Jobless claims were 246,000 in the period ended Oct. 8, unchanged from the previous week’s level, which was revised lower, a Labor Department report showed Thursday in Washington. The median forecast in a Bloomberg survey called for 253,000. The four-week average also fell to the lowest level since 1973.
Employers remain reluctant to lay off workers as the pool of potential job candidates dries up and openings remain near record highs, making conditions ripe for wage gains that may spur Federal Reserve policy makers to raise interest rates by year’s end. Filings have been below 300,000 for 84 straight weeks -- the longest streak since 1970 and a level typical for a healthy labor market.
“These numbers are really remarkable given that the labor force is obviously a lot bigger than it was in 1973,” said Patrick Newport, an economist at IHS Global Insight in Lexington, Massachusetts. “They tell us of a relatively healthy labor market.”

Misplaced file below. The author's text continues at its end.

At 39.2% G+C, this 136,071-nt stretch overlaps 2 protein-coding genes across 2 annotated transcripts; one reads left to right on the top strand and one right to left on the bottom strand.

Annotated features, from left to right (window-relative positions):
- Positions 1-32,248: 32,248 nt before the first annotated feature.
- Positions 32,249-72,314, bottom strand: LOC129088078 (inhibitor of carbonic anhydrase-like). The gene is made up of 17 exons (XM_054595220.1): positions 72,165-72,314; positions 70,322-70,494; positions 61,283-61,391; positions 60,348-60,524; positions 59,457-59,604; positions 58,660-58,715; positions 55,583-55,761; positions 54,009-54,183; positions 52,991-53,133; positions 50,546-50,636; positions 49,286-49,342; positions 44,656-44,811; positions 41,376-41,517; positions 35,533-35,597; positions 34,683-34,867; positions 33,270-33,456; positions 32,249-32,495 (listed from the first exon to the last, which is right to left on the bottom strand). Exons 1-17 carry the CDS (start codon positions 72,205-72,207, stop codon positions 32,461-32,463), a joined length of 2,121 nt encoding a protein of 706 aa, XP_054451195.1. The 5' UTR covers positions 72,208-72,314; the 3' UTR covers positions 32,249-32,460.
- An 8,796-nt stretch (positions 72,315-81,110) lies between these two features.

At the same time, “even though claims are down, there’s still slack in the labor market,” Newport said.
Total filings in each of the last two weeks were the lowest since November 1973.
Estimates in the Bloomberg survey ranged from 240,000 to 270,000. The Labor Department revised the prior week’s reading from an initially reported 249,000.
The four-week average of claims, a less-volatile measure than the weekly figure, declined to 249,250 from 252,750 in the prior week.
The number of people continuing to receive jobless benefits fell by 16,000 to 2.05 million in the week ended Oct. 1, the lowest since June 2000. The unemployment rate among people eligible for benefits held at 1.5%. These data are reported with a one-week lag.
While there was nothing unusual in the data, two states -- Louisiana and Virginia -- had estimated jobless claims last week, according to the Labor Department.
States such as Florida, Georgia and the Carolinas may see a pickup in applications for benefits in coming weeks after Hurricane Matthew. Economists at Goldman Sachs Group Inc. project a 10,000 gain in the week ending Oct. 15 as workers displaced by the storm begin to file.
Matthew moved up the Florida coastline on Oct. 7 before making landfall in South Carolina the following day and continuing on to North Carolina, causing flooding and power outages along the way.
by Patricia Laya, Bloomberg